file download dialog. I did some testing, and it looks like if I swap
the order of the formats so that .html comes before .js, then IE
renders correctly.

respond_to do |format|
  format.html { render :action => 'index' }
  format.js { render :partial => 'list_table' }
end

Seems like whatever format comes first gets matched. Stupid IE.

After switching the order of the formats my AJAX calls still work, as
well as my HTML calls. Very odd.

deadwards wrote:

Seems like whatever format comes first gets matched. Stupid IE.

Right.

The only accept header item sent by IE that matches any of those formats
is */*, which means send me anything. So Rails picks the first one it
finds.

So you can either put html first, like you did, or you can add the
snippet in my linked blog post to force the html format unless a
params[:format] is explicitly declared on the url.

You just saved me a boatload of work and frustration.

Thanks

Brian Ploetz wrote:

This seems to be promoting URLs that are not "cool"
(http://www.w3.org/Provider/Style/URI) by requiring the format (.html,
.xml, etc) as an extension. That kind of stinks......

Thats good news. Obviously, HTTP clients cant yet be trusted to provide
proper headers. So relying on them is problematic. I personally like
the typed urls because it makes it super easy to grab things in a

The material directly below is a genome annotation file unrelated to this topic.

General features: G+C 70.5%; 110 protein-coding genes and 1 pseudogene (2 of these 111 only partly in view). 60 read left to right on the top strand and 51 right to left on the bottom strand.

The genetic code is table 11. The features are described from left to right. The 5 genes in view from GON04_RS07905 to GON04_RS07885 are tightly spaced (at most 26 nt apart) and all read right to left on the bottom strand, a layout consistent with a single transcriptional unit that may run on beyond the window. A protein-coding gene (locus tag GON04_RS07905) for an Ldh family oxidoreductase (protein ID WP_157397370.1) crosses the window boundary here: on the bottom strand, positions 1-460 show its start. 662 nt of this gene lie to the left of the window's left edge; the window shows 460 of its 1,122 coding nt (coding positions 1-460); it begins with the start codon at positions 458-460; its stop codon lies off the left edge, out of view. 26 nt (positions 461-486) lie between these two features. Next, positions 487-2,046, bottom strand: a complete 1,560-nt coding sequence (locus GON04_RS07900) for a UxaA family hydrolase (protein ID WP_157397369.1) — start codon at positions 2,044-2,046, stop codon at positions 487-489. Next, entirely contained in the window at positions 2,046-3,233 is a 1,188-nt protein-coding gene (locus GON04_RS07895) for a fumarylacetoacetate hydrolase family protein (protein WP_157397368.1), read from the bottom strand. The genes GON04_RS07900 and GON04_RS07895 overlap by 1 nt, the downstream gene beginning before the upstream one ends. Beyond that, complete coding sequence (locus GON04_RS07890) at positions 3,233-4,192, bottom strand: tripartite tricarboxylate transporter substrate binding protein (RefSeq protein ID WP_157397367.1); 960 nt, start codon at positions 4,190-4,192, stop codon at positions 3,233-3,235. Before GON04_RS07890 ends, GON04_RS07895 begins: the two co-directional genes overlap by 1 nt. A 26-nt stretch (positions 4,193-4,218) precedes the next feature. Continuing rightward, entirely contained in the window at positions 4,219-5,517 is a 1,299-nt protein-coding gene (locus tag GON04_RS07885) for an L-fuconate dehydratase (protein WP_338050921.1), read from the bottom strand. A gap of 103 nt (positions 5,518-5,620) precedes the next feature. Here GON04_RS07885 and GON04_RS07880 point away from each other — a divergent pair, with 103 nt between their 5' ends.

variety of formats without any complicated header trickery. I can do it
right in my browser.

Alex Wayne wrote:

Thats good news. Obviously, HTTP clients cant yet be trusted to provide
proper headers. So relying on them is problematic. I personally like
the typed urls because it makes it super easy to grab things in a
variety of formats without any complicated header trickery. I can do it
right in my browser.

Right. It just means that I have to go through all of my views and
refactor my plain old link_to calls to look like:

link_to 'Foo', formatted_foo_url(@foo, "html")

Which is more than a pain in the arse....your filter works well until I
can get around to doing this I suppose.

Cheers.
BP

Brian Ploetz wrote:

your filter works well until I can get around to doing this I suppose.

Actually, your filter is problematic for AJAX actions which do a render
:partial => 'blah'

I've tweaked it to this, which seems to do the trick:

  def set_default_format
    if !request.xhr?
      params[:format] ||= 'html'
    end
  end

This works well for my particular set up, as most of my AJAX actions
render partials, so if you're doing something like format.js and using
RJS, you might need to tweak further.